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How to Select the Right Seat Size For Your Office Chair
This entry was posted on August 29, 2012.
Most jobs require constant sitting throughout the work day which is why it is essential to have a comfortable and adjustable office chair. With the growing amount of desk jobs, comes the increased need for additional office chairs in businesses. B
efore selecting a new office chair for your business it is important to take into consideration a few factors to ensure that you or your employees will be able to sit comfortably through the duration of the work day. The most important features of a chair to keep in mind when selecting a new office chair is the seat, backrest, mechanism, and armrests. If all four of these components are selected with the individual's needs in mind, a healthy sitting experience is almost guaranteed, however if one is overlooked this can lead to uncomfortable aches and pains. One area where people have the most difficulty determining which will work best for them is the seat.
Why is the Seat so Important? The office chair seat is arguably the second most important part of an office chair aside from the backrest. This is where you remain seated throughout the work day, so if your seat is not designed to fit your body you will find yourself experiencing discomfort throughout the day. A seat that is too small for the individual will not provide proper support for the thighs and will cause you to feel fatigued from having to continue to adjust yourself to find a comfortable position. A seat that is too large will cause the front edge of the seat to dig into the back of the knees, not allowing for proper circulation throughout the legs. In this situation with a seat that is too large, many individuals will find themselves leaning forward leading to not properly utilizing the backrest which ultimately causes back pain from your back not being properly supported.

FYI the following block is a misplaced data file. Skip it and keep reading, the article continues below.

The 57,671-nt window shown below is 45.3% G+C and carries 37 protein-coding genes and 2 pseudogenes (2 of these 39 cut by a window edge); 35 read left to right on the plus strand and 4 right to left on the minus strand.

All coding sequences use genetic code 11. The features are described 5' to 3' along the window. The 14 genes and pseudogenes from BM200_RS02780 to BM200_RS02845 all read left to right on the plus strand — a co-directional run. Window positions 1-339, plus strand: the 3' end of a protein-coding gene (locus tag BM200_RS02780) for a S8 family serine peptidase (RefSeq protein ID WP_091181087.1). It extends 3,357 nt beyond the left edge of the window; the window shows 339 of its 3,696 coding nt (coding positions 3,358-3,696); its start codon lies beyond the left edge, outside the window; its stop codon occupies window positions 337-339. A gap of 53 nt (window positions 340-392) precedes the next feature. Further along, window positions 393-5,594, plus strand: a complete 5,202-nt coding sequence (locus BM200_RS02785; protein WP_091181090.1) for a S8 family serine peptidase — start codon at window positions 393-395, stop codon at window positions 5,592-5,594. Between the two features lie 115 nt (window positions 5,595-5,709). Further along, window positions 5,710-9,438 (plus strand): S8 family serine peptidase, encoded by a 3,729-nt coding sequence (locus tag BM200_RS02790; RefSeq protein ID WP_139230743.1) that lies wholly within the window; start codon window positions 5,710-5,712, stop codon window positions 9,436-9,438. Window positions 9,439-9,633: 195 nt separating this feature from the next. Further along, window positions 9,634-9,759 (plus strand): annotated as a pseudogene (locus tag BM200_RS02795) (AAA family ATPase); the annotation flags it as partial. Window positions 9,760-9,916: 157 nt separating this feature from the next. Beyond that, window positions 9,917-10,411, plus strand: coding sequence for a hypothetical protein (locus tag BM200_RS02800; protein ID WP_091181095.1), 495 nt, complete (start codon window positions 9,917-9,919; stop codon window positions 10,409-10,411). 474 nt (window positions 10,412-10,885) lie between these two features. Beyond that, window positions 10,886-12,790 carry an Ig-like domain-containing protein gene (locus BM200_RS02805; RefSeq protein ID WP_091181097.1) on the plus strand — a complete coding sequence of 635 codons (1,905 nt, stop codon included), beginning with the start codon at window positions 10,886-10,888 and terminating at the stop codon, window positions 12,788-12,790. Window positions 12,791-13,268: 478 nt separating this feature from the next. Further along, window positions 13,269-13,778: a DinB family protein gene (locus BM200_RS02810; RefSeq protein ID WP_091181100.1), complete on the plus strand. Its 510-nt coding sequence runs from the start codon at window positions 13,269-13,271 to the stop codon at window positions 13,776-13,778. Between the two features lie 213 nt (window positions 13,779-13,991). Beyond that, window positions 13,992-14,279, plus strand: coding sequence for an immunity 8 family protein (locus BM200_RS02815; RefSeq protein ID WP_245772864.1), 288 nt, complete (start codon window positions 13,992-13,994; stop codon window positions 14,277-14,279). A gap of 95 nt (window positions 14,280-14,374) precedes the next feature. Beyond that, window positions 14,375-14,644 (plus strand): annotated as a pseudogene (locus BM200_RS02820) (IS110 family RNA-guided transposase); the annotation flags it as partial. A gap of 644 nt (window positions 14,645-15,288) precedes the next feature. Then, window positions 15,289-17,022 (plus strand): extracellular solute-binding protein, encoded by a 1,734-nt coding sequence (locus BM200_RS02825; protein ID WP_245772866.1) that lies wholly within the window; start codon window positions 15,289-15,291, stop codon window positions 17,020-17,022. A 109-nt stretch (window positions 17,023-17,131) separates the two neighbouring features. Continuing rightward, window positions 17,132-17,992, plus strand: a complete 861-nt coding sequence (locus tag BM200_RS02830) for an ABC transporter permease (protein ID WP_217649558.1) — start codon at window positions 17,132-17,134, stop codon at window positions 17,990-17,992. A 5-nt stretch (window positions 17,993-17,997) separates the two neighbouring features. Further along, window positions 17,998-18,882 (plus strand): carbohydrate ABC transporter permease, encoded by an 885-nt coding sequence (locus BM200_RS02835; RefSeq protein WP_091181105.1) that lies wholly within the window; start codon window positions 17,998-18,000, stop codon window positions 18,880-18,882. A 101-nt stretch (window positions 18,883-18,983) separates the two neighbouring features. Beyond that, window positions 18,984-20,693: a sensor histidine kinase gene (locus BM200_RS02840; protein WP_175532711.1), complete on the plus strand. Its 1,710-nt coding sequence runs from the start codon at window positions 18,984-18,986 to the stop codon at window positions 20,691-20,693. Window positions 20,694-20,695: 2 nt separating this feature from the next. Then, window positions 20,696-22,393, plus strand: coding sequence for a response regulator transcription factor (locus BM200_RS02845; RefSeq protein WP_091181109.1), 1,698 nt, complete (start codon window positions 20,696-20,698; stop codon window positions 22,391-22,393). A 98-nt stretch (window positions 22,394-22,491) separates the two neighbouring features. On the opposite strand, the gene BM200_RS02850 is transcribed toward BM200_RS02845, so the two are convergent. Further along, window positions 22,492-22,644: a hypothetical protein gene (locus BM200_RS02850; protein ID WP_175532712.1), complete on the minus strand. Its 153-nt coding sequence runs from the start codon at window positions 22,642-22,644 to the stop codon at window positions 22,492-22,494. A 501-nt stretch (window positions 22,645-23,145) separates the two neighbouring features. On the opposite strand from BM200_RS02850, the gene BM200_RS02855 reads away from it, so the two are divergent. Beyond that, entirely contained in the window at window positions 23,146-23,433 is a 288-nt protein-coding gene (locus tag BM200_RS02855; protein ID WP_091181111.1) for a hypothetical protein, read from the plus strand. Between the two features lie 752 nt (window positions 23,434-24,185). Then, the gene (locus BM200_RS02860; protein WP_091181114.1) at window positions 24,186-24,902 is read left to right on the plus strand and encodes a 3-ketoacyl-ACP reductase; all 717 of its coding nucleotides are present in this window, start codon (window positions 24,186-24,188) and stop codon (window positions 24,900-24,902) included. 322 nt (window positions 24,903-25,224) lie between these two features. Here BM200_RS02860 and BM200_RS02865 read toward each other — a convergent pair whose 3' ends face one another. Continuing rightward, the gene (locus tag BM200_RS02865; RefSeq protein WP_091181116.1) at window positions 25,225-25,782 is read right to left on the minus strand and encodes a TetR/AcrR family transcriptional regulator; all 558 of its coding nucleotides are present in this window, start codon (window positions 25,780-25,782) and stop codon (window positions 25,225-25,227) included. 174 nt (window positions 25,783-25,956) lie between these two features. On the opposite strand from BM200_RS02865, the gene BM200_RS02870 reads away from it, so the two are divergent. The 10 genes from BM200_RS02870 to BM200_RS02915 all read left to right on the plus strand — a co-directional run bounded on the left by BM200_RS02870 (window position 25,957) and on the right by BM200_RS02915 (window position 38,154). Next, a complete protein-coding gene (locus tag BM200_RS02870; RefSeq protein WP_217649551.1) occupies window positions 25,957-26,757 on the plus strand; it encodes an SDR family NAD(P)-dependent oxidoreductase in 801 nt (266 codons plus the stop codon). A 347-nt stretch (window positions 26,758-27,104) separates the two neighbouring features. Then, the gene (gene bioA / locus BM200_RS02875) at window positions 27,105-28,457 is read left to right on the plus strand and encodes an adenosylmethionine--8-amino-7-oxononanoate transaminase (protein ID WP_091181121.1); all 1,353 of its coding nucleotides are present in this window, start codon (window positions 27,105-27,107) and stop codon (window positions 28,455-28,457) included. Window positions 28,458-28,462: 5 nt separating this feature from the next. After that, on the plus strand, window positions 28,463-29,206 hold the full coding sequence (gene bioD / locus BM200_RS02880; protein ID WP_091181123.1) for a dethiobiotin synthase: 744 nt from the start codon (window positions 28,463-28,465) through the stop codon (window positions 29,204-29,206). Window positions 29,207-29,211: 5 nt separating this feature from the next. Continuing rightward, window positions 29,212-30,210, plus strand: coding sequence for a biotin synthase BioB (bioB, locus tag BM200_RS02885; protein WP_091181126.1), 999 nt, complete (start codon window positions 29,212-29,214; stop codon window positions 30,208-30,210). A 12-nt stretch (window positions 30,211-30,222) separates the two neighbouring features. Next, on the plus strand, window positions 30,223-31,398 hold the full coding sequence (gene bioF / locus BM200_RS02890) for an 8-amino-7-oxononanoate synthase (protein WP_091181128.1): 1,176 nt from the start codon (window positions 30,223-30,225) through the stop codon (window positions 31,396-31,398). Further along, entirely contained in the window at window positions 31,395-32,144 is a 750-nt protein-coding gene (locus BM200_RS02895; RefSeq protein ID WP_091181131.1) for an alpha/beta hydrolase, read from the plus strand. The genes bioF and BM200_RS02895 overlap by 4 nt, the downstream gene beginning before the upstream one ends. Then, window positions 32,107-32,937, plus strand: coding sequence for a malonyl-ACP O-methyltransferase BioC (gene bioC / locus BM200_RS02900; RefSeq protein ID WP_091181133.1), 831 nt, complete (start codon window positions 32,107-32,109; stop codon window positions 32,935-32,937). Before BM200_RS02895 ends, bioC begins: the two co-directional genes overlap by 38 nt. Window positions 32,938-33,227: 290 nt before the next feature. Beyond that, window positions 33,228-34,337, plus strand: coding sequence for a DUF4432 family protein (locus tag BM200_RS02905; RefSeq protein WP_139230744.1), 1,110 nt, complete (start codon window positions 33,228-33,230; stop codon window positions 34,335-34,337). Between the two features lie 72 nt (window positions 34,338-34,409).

Perfect Seat Size The seat pan should be long/deep enough that it does not come in contact with the back of your knees when you are sitting all the way back in your chair. The width of your seat should at least be an inch wider than the width of your hips but not wide enough where you are unable to rest your arms on your armrests without stretching them at an awkward angle. The seat pan is the correct size when the user is able to fit two fingers between the back of their knees to the front of the seat edge. A seat slider can be utilized for taller individuals which allows the user to pull up on a lever to adjust the depth of the seat in and out while seated in a chair. A back depth adjuster can also increase the depth of the seat by typically turning a knob which allows for the back to be moved in and out rather than the seat. This is a more difficult adjustment and typically requires the user to get out of their chair in order to adjust it.
How to Determine the Correct Seat Size If your current office chair fits you correctly, it is best to measure the depth and width of your chair to ensure that the next office chair you purchase has those same dimensions. If your chair is too short or too long, you will need to do some self-measuring or have someone help measure you. Using a tape measurer, measure from the back of your knee to your back to determine the depth you will need your seat to have. Once you have this measurement, add about an inch to an inch and a half to this in order to leave room between the front of the seat and the back of your knees. This will help you determine the seat depth that is needed. As aforementioned, you will also need to have the correct seat width if you will be using armrests on your chair. The width of the chair should be about an inch or two wider than your hips.
All these factors combined will help you and your employees achieve a comfortable sitting experience and help increase productivity by avoiding distractions such as back pain which often results in sitting in a chair that is too big or too small for the individual.
View SitBetter's wide variety of office chairs designed for varying weights and heights by clicking here!